Defying The Endless City

Image: Brett Ian Balogh

This summer, at Dia: Beacon, the palisade of late Modern art born from the ruins of a Nabisco packaging plant along the Hudson River, I came across a pair of thick books put out by the Urban Age Projecton the “endless city.” The idea for the Project and the books was to pull together some of the world’s most incisive urban observers to deconstruct the mind-boggling global migration that has turned most human beings into city dwellers. And indeed, with places like Mumbai, Kinshasa, Dhaka, Delhi, and Lagos increasing in size by 40 or 50 people an hour, by 2050 75% of people will inhabit cities.

Does this leave us with the “infernal world” imagined in Invisible Cities by Italo Calvino, in which “each city takes to resembling all cities, places exchange their form, order, distances, a shapeless dust cloud invades the continents?” This is one of the questions the Urban Age folks explore without dispassion but with a seemingly endless data set, on everything from carbon emissions to slum conditions. They pull apart and point up nine cities, including Istanbul, Mumbai, Mexico City, and New York. At heart of the endeavor is to help posit the ways in which cities can serve humankind, and in so doing, not become lost particles in a shapeless dust cloud, but particular nodes of human ambition, innovation, and endeavor.

This impulse, I believe, is what was behind John Gallery’s thinking in my piece in today’s Inquirer. Faced with a choice between emphasizing the historic character of the street or contemporary forms and spaces, he says, “it’s the question of what it is you think will make Philadelphia a distinctive city in the future.”

I hope we all can agree there’s no straightforward answer. In this regard, I think often about Istanbul, which for quite opposite reasons than Philadelphia, is forced to think about this question. In 1970, Philadelphia and Istanbul were the same size, about 2 million people. Since then, of course, Philadelphia shrunk considerably and Istanbul exploded, to about 13 million. Most Istanbullus live in placeless and formless (and endless) high density rings, far from the distinctive center. Like Philadelphia, Istanbul has done a poor (some say criminal) job preserving its considerable architectural heritage.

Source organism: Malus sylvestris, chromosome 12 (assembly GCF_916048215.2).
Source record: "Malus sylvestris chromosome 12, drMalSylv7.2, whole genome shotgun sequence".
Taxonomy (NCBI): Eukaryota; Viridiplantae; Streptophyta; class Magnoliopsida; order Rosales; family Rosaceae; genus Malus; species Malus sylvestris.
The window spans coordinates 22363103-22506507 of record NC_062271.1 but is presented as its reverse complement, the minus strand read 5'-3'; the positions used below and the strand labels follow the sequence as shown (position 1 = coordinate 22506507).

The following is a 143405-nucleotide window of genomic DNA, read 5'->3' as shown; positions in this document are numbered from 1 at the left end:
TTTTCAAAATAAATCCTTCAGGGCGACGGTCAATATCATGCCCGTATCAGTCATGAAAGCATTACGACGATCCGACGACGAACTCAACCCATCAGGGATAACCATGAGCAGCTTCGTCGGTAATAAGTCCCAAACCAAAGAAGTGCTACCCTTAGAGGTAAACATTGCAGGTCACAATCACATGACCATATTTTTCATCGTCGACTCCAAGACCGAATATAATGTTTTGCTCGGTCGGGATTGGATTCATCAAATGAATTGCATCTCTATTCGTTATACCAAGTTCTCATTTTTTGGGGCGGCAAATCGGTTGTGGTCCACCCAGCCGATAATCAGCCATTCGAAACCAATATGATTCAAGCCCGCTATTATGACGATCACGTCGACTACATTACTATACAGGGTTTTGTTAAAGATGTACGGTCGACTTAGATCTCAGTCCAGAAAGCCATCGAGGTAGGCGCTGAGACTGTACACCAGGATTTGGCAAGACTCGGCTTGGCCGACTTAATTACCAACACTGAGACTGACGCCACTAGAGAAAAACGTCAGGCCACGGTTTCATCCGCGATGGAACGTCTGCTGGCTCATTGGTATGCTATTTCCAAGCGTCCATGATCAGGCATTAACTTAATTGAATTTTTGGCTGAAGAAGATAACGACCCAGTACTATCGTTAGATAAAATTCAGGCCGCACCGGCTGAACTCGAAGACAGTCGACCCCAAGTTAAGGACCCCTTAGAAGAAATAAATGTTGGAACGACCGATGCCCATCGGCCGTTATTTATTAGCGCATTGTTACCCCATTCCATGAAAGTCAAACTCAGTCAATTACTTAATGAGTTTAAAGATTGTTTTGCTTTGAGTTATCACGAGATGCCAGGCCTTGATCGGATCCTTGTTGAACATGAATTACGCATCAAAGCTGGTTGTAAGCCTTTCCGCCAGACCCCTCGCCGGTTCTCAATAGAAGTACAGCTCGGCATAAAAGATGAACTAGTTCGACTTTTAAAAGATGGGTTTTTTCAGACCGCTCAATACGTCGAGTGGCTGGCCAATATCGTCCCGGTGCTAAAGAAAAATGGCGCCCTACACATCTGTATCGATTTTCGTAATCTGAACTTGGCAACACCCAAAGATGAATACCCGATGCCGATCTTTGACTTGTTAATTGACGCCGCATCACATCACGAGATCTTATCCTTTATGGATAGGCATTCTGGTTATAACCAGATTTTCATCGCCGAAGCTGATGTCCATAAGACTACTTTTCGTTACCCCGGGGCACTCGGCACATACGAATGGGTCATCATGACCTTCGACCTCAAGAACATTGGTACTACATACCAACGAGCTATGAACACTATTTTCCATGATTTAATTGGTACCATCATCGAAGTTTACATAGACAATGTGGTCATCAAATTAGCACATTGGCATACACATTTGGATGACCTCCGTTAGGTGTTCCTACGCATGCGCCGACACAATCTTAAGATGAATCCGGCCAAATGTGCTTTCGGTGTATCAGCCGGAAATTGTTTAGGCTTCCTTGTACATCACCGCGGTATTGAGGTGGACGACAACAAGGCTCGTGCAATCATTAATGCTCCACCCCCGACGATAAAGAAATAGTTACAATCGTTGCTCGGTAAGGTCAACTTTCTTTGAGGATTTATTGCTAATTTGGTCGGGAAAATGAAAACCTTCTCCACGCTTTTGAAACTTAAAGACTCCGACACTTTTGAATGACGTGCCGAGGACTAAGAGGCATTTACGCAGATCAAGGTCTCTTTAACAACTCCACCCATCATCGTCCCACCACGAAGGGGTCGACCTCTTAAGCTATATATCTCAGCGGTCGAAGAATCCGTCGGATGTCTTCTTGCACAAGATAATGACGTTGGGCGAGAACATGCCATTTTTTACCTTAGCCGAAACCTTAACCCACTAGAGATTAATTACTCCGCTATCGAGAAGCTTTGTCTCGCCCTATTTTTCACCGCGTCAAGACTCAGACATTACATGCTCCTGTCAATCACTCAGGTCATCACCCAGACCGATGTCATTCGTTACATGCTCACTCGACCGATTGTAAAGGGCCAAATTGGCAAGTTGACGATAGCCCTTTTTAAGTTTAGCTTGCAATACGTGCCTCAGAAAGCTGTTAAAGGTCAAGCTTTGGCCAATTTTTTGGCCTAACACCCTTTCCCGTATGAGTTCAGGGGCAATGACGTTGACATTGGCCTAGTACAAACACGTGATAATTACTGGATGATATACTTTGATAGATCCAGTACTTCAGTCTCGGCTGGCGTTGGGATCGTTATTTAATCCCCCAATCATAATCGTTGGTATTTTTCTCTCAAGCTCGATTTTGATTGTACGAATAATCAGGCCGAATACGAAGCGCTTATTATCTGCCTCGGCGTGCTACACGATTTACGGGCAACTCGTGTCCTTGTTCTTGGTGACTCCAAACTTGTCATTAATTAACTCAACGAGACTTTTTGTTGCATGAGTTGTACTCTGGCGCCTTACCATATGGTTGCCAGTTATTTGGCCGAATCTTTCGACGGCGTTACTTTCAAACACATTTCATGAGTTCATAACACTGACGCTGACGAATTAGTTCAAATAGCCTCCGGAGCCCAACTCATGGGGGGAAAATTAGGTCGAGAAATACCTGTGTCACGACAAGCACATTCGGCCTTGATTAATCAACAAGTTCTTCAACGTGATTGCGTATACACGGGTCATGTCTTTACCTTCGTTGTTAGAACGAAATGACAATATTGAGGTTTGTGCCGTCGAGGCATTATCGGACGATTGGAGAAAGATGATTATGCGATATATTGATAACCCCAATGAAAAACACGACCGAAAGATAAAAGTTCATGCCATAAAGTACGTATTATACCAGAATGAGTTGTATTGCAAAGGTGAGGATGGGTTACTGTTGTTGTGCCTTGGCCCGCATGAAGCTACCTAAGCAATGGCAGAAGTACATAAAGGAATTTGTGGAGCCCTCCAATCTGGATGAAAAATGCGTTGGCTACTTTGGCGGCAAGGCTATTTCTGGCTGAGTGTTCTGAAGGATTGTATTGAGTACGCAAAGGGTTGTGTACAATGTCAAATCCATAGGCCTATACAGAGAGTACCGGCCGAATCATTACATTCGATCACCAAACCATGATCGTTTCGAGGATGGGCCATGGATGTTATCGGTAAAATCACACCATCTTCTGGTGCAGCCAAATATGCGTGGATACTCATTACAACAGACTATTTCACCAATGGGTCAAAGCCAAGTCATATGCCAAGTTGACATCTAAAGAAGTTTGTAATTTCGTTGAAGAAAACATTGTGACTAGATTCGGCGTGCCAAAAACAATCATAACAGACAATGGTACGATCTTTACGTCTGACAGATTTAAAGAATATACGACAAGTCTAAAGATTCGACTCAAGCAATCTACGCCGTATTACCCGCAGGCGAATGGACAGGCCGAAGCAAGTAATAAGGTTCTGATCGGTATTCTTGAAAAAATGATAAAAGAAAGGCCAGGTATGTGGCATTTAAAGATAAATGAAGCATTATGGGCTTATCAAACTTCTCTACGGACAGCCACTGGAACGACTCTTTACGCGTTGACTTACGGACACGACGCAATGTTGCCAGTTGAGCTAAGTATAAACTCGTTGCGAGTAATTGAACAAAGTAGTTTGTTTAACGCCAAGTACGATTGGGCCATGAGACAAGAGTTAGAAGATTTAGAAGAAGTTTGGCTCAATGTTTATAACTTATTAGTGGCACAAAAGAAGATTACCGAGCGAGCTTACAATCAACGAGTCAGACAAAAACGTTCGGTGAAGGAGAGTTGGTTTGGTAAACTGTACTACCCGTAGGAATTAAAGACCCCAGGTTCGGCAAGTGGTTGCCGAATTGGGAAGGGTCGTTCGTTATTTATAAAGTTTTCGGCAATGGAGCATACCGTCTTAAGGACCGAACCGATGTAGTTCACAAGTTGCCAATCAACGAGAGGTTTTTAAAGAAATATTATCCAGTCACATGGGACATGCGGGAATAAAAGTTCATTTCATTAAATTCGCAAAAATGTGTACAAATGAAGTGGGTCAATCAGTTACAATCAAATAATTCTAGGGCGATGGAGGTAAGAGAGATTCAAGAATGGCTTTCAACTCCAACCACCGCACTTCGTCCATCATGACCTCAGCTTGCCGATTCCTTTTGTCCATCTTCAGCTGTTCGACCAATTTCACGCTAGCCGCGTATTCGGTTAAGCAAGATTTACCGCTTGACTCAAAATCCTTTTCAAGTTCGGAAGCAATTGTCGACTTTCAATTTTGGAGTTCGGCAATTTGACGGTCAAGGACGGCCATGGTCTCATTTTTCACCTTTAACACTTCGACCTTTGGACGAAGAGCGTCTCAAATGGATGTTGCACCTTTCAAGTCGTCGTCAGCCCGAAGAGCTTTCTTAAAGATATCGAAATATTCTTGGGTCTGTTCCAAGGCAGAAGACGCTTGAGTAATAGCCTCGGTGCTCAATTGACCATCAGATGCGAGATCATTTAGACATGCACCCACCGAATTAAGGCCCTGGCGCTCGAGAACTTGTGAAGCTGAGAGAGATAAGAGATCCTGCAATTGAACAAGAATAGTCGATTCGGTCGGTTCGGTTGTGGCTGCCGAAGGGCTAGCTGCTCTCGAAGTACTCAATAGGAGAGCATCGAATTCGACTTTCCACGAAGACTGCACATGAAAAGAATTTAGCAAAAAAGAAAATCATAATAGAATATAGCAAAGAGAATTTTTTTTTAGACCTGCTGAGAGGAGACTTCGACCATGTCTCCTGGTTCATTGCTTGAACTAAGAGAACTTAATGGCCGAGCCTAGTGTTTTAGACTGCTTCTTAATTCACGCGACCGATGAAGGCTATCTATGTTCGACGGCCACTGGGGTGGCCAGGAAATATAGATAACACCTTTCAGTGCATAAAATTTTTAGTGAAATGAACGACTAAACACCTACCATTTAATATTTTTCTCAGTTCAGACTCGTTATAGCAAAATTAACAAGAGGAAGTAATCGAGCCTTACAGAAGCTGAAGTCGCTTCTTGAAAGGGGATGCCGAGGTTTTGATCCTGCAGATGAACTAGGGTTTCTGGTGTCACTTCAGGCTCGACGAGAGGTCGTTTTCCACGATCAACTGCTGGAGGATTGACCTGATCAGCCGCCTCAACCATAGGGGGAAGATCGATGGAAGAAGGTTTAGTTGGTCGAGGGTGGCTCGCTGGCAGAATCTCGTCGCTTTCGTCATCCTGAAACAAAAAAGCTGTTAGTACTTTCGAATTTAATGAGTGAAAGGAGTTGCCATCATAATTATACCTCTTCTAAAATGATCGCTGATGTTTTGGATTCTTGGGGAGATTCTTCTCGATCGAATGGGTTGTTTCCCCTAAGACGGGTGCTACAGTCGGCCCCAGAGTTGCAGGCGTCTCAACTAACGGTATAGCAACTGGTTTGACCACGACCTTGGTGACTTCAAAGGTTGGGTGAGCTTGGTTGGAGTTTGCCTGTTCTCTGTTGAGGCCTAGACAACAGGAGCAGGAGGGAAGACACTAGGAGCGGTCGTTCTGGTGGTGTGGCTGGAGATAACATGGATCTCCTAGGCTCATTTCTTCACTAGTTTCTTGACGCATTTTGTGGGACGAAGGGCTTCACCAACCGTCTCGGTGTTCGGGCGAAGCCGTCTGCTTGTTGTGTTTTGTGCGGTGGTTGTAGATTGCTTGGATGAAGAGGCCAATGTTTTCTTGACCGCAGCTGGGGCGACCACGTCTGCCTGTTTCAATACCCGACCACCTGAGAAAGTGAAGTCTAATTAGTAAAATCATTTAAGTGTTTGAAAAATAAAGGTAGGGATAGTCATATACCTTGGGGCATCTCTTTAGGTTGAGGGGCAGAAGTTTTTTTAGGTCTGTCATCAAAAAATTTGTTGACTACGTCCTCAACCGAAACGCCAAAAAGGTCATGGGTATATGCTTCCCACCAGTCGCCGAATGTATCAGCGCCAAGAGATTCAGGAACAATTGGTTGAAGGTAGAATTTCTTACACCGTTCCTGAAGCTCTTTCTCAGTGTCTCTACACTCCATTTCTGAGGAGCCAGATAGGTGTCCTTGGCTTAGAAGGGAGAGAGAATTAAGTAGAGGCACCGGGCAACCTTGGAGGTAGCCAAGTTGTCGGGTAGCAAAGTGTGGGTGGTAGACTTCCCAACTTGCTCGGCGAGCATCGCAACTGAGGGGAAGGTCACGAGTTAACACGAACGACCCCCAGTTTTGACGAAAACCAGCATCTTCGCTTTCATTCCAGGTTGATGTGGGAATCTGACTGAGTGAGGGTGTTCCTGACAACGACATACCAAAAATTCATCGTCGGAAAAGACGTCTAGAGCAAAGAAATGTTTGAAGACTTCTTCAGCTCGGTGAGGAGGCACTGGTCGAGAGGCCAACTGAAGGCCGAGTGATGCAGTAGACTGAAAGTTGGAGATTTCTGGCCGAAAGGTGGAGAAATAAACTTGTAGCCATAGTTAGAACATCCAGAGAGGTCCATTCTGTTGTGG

Now, then: how to make the Istanbul of the future distinct? The recent answer–possible when your city produces a quarter of the national GDP–has been to think big. A new canal to divert commercial shipping from the Bosphorous to free it up for pleasure craft; the adaptive reuse of the massive old electrical power station, Sentral, into a university-culture-innovation campus; Zaha Hadid’s plan for Kartal-Pendik, a new urban nucleus in an old warehouse district on the Asian side of the Bosphorous–these are signs that contemporary urban ideas and desires, and not just the inherited ones–the two in dialogue, in tension–can, as Calvino wished, help us see our way out of the inferno.

I’m not sure I like everything about the work of Hadid, one a handful of truly global starchitects, but I’m more than willing to listen. She will be here November 19 to receive the 2011 Collab Design Excellence Award at the Philadelphia Museum of Art. Oh, how I’d like to drag her down to the Navy Yard, the Conrail coal transfer yard, to the Frankford Arsenal…

About the author

Hidden City co-editor Nathaniel Popkin’s latest book is the novel Lion and Leopard (The Head and The Hand Press). He is also the author of Song of the City (Four Walls Eight Windows/Basic Books) and The Possible City (Camino Books). He is senior writer and script editor of the Emmy-winning documentary series “Philadelphia: The Great Experiment” and the fiction review editor of Cleaver Magazine. Popkin's literary criticism appears in the Wall Street Journal, Public Books, The Kenyon Review, and The Millions. He is writer-in-residence of the Athenaeum of Philadelphia.



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